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Published: Fri, 02 Feb 2018
Contributory negligence and liability in employment
Although Mario is employed through a GTS scheme, for the purposes of the relevant employment legislation he will be classed as an employee of Lavoro.
The Management Health and Safety at Work Regulations require an employer to assess the risk to the health and safety of anyone that may be affected by the employer’s activities, which will include workers. The definition of worker includes an agency worker, or freelance worker. Therefore an apprentice on a GTS scheme will be covered.
It is only the genuinely self employed or subcontracting business that fall outside the definition. Lavaro has provided a contract of employment – and therefore the parties define the relationship as one of employer/employee. The tests of mutual obligations and necessary control appear to be satisfied. It is irrelevant that Mario’s employment contract is ‘temporary’ or that no tax is paid. Mario would not be found to be self employed.
In Wilsons and Clyde Coal Co v English Lord Wright defined an employers duty to an employee as “the provision of a competent staff of men, adequate material, and a proper system and effective supervision.”
Liability is not strict, but an employer has a duty to exercise reasonable skill and care.
It may be that there has been a breach of the duty to provide a safe system of working. Such a system should, so far as practicable, minimise the danger of a worker’s own foreseeable carelessness.
A risk assessment, as required under the Management Regulations (referred to above), may have revealed that the acid containers should have been stored in, for example, more stable containers, or in a different area, prior to sealing. If this is the case, and Lavaro either did not carry out a risk assessment, or failed to take reasonable steps to reduce the hazard, this would be good evidence of a failure to take reasonable care to provide a safe system of work, and Mario may be able to claim damages for the acid burn itself from Lavaro as a result.
The employer’s duty is not confined to providing a safe system of work. He must also take reasonable care to ensure that the necessary safety precautions are observed and implemented. This is re-emphasised in the Personal Protective Equipment at Work Regulations 1992. It appears that Mario was aware of the requirement to wear gloves, and only removed the gloves to remove the wasp. It is submitted that there will be no breach of this duty.
Mario has ignored the instruction to keep on the protective gloves. It is understandable that, in the heat of the moment, he felt the need to remove the glove. However, such action is not necessarily reasonable – the wasp could easily have been removed by shaking the head or some other method. Mario’s damages may be reduced to reflect contributory negligence under the provisions of The Law Reform Contributory Negligence Act 1945.
A reasonable person in Teresa’s position would have checked the label before applying cream to an acid burn. Teresa has failed to do this, and her actions constitute negligence. Mario will be entitled to claim compensation from Teresa for the worsening of his condition.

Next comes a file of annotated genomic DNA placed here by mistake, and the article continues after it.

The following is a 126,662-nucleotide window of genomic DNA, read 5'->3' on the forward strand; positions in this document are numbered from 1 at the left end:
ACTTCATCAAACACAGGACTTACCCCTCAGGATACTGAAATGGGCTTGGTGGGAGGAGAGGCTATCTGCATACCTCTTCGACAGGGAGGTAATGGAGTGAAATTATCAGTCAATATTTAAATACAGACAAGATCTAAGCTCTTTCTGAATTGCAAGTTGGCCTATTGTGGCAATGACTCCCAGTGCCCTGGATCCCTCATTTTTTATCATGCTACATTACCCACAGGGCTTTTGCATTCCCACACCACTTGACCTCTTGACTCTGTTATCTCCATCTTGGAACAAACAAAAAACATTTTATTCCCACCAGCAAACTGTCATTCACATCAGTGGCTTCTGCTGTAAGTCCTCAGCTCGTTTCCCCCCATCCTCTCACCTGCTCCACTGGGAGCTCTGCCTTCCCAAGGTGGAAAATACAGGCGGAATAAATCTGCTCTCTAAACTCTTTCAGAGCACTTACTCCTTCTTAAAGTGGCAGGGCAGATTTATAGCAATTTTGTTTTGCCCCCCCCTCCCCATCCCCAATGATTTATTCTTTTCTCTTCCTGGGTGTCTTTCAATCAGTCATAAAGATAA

The law imposes liability on a master for the actions of its servant if various conditions are satisfied. Therefore, since Teresa has been acting within the scope of her employment, Lavoro will be vicariously liable for Teresa’s negligence. Liability is strict.
Franco may be liable under the law of battery, or alternatively the rule of Wilkinson v Downton.
Battery is the intentional and direct application of force to another person. The tort of battery is actionable per se. This means that there is no need for it to be proven that Grazia has suffered harm – although of course that will not be a difficulty in this case.
It is questionable whether Grazia would succeed in a claim in battery however, since no direct force has been applied. The case of DPP v K may assist. In that case, which related to a criminal battery charge, the court held that putting acid in a hand dryer with the intent that it would injure the next person to use it amounted to a battery.
The rule of Wilkinson v Downton provides that there will be a cause of action where the wrongdoer has carried out an act calculated to cause physical harm.
The case of Wilkinson also related to a practical joke. The defendant had told the plaintiff that her husband had lost both his legs in an accident. This statement was untrue.
In Wong v Parkside Health NHS Trust the court stated that the test as to whether the wrongdoer has ‘deliberately engaged’ in conduct calculated to cause harm is whether it is “sufficiently likely to result that the defendant cannot be heard to say that he did not ‘mean’ to do it”.
Franco’s motive was to play a practical joke – identical to the motive in Wilkinson. Applying a laxative to food is clearly likely to result in harm – and the Wong test is therefore satisfied.
Franco will therefore be liable for Grazia’s injury under this rule.
Rogers, WVH – Winfield & Jolowicz on Tort, 16th Edition. (2002) Thomson Sweet & Maxwell
Lunney, M and Oliphant, K – Tort Law Text and Materials 2nd edition (2003) Oxford
Individual Rights of Employees: A guide for Employers and Employees – PL 716 (Rev 11) www.dti.gov.uk/er/individual/pre.htm
The Law Reform Contributory Negligence Act 1945
The Management of Health and Safety at Work Regulations 1999 SI 1999 No 3242
Personal Protective Equipment at Work Regulations 1992
DPP v K (1990) 1 WLR 1067
Wilkinson v Downton  2 QB 57
Wilsons and Clyde Coal Co v English  AC 57
Wong v Parkside Health NHS Trust  EWCA Civ 1721
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 1999 SI 1999 No 3242
  AC 57
  2 QB 57
 Page 71 Winfield & Jolowicz on Tort, 16th Edition
 (1990) 1 WLR 1067
  EWCA Civ 1721
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